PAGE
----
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Relative roles of pneumolysin and hydrogen peroxide from Streptococcus pneumoniae in inhibition of ependymal ciliary beat frequency

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posted on 2007-11-29, 17:53 authored by Robert A. Hirst, Kulvinder S. Sikand, Andrew Rutman, Timothy J. Mitchell, Peter W. Andrew, Christopher L. O'Callaghan
Ciliated ependymal cells line the ventricular system of the brain and the cerebral aqueducts. This study characterizes the relative roles of pneumolysin and hydrogen peroxide (H2O2) in pneumococcal meningitis, using the in vitro ependymal ciliary beat frequency (CBF) as an indicator of toxicity. We have developed an ex vivo model to examine the ependymal surface of the brain slices cut from the fourth ventricle. The ependymal cells had cilia beating at a frequency of between 38 and 44Hz. D39 (wild-type) and PLN-A (pneumolysinnegative) pneumococci at 108 CFU/ml both caused ciliary slowing. Catalase protected against PLN-A-induced ciliary slowing but afforded little protection from D39. Lysed PLN-A did not reduce CBF, whereas lysed D39 caused rapid ciliary stasis. There was no effect of catalase, penicillin, or catalase plus penicillin on the CBF. H2O2 at a concentration as low as 100 mM caused ciliary stasis, and this effect was abolished by coincubation with catalase. An additive inhibition of CBF was demonstrated using a combination of both toxins. A significant inhibition of CBF at between 30 and 120 min was demonstrated with both toxins compared with either H2O2 (10 mM) or pneumolysin (1 HU/ml) alone. D39 released equivalent levels of H2O2 to those released by PLN-A, and these concentrations were sufficient to cause ciliary stasis. The brain slices did not produce H2O2, and in the presence of 108 CFU of D39 or PLN-A per ml there was no detectable bacterially induced increase of H2O2 release from the brain slice. Coincubation with catalase converted the H2O2 produced by the pneumococci to H2O. Penicillin-induced lysis of bacteria dramatically reduced H2O2 production. The hemolytic activity released from D39 was sufficient to cause rapid ciliary stasis, and there was no detectable release of hemolytic activity from the pneumolysin-negative PLN-A. These data demonstrate that D39 bacteria released pneumolysin, which caused rapid ciliary stasis. D39 also released H2O2, which contributed to the toxicity, but this was masked by the more severe effects of pneumolysin. H2O2 released from intact PLN-A was sufficient to cause rapid ciliary stasis, and catalase protected against H2O2-induced cell toxicity, indicating a role for H2O2 in the response. There is also a slight additive effect of pneumolysin and H2O2 on ependymal toxicity; however, the precise mechanism of action and the role of these toxins in pathogenesis remain unclear.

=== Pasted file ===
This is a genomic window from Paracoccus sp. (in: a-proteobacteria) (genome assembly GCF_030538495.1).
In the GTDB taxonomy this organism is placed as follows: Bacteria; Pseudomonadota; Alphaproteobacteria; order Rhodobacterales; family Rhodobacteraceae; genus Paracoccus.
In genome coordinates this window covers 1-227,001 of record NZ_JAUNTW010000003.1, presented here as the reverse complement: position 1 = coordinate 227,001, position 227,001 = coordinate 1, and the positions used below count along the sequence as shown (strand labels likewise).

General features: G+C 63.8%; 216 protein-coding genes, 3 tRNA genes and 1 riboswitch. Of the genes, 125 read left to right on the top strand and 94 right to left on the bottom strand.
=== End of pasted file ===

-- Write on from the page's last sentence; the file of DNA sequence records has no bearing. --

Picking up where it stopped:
Infection and Immunity, 2000, 68(3), pp.1557-1562

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Infection and Immunity


American Society for Microbiology

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Copyright © 2000, American Society for Microbiology. All Rights Reserved. Also available from the publisher website at



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